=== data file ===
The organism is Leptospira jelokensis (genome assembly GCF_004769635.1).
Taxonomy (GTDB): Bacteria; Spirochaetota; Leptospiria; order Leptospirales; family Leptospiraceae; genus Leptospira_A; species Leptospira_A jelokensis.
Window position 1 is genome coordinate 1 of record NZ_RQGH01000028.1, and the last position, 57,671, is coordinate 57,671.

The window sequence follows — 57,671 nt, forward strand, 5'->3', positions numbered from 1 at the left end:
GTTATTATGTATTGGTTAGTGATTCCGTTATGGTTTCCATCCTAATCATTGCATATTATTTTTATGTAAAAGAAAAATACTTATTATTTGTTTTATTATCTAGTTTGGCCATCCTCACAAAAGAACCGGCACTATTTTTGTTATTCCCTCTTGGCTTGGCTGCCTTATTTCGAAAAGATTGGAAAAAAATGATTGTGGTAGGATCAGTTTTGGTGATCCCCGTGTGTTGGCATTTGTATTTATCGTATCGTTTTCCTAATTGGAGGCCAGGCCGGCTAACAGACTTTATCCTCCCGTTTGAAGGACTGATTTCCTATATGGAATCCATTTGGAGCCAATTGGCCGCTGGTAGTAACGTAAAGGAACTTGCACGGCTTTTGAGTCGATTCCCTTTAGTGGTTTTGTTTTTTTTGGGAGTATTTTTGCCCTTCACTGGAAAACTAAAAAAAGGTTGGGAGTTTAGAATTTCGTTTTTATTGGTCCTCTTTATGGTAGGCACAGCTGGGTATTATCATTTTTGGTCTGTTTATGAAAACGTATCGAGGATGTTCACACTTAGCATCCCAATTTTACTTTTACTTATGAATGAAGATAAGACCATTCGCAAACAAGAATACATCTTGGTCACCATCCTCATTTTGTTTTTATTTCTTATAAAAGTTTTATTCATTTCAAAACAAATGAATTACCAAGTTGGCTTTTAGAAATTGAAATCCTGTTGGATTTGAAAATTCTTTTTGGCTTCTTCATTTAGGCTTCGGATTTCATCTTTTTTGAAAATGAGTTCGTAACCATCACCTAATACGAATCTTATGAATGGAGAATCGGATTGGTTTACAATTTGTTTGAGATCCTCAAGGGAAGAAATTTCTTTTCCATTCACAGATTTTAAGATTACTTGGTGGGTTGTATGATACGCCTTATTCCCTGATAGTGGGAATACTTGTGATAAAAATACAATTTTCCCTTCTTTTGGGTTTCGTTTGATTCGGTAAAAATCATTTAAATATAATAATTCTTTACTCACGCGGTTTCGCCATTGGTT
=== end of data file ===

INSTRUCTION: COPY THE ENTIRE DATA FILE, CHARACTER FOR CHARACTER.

The organism is Leptospira jelokensis (genome assembly GCF_004769635.1).
Taxonomy (GTDB): Bacteria; Spirochaetota; Leptospiria; order Leptospirales; family Leptospiraceae; genus Leptospira_A; species Leptospira_A jelokensis.
Window position 1 is genome coordinate 1 of record NZ_RQGH01000028.1, and the last position, 57,671, is coordinate 57,671.

The window sequence follows — 57,671 nt, forward strand, 5'->3', positions numbered from 1 at the left end:
GTTATTATGTATTGGTTAGTGATTCCGTTATGGTTTCCATCCTAATCATTGCATATTATTTTTATGTAAAAGAAAAATACTTATTATTTGTTTTATTATCTAGTTTGGCCATCCTCACAAAAGAACCGGCACTATTTTTGTTATTCCCTCTTGGCTTGGCTGCCTTATTTCGAAAAGATTGGAAAAAAATGATTGTGGTAGGATCAGTTTTGGTGATCCCCGTGTGTTGGCATTTGTATTTATCGTATCGTTTTCCTAATTGGAGGCCAGGCCGGCTAACAGACTTTATCCTCCCGTTTGAAGGACTGATTTCCTATATGGAATCCATTTGGAGCCAATTGGCCGCTGGTAGTAACGTAAAGGAACTTGCACGGCTTTTGAGTCGATTCCCTTTAGTGGTTTTGTTTTTTTTGGGAGTATTTTTGCCCTTCACTGGAAAACTAAAAAAAGGTTGGGAGTTTAGAATTTCGTTTTTATTGGTCCTCTTTATGGTAGGCACAGCTGGGTATTATCATTTTTGGTCTGTTTATGAAAACGTATCGAGGATGTTCACACTTAGCATCCCAATTTTACTTTTACTTATGAATGAAGATAAGACCATTCGCAAACAAGAATACATCTTGGTCACCATCCTCATTTTGTTTTTATTTCTTATAAAAGTTTTATTCATTTCAAAACAAATGAATTACCAAGTTGGCTTTTAGAAATTGAAATCCTGTTGGATTTGAAAATTCTTTTTGGCTTCTTCATTTAGGCTTCGGATTTCATCTTTTTTGAAAATGAGTTCGTAACCATCACCTAATACGAATCTTATGAATGGAGAATCGGATTGGTTTACAATTTGTTTGAGATCCTCAAGGGAAGAAATTTCTTTTCCATTCACAGATTTTAAGATTACTTGGTGGGTTGTATGATACGCCTTATTCCCTGATAGTGGGAATACTTGTGATAAAAATACAATTTTCCCTTCTTTTGGGTTTCGTTTGATTCGGTAAAAATCATTTAAATATAATAATTCTTTACTCACGCGGTTTCGCCATTGGTT